To Be Continued: Samhain

Dear Ones,

This morning I read an article about the hottest Halloween decoration trend: giant skeletons. Apparently 12-foot tall skeletons are very popular, and have been since last year. This year these skeletons have been joined by another version called the “Inferno,” which has a pumpkin head and fake sinew on its limbs. Spooky!

Each year as the end of October draws near, I remember when our children were young and the neighborhood was overrun with trick-or-treaters on Halloween. We used to hand out more than 10 pounds of candy each year – almost three large bags of miniature candy bars, etc. purchased at Costco.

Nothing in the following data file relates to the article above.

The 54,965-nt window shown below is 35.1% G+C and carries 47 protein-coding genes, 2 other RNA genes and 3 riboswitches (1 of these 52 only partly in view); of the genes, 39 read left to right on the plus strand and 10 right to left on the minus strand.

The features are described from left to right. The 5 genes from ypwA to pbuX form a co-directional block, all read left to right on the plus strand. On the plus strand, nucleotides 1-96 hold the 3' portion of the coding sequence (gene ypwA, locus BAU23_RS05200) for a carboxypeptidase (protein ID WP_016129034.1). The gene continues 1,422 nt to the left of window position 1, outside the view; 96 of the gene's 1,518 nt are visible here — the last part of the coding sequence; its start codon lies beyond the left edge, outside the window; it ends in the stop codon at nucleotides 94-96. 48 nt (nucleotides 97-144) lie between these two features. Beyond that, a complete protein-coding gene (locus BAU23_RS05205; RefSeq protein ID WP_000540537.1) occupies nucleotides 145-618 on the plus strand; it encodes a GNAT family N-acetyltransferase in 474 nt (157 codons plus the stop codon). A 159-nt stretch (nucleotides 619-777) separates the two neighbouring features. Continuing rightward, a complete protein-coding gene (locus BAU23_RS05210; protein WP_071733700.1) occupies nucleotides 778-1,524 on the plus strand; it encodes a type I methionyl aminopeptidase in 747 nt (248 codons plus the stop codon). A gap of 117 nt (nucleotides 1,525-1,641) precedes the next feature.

As the children in the neighborhood grew, the Halloween crowds shrank. When I moved here to Beaufort I was surprised the first year when there were no trick-or-treating children where I was living. I guess that trunk-or-treat events happen in some neighborhoods, or at schools?

Halloween has a more serious side, which we sometimes celebrate here at UUFB: Samhain (pronounced “SOW-wen”), a Celtic pagan holiday when people acknowledge the cycle of life, and believe the veil between the world of the living and dead is particularly “thin.” Many Halloween traditions have their origins in Samhain. Samhain was “Christianized” into All Hallows Eve, followed by All Saints Day on Nov. 1st and All Souls Day on Nov. 2nd.

The past few years we’ve honored All Souls Day with a ritual of remembrance. This coming Sunday, Oct. 31st, we will acknowledge the veil between life and death, and remember those who have joined the ancestors before us. I hope to see you then.

        Rev. Lori Hlaban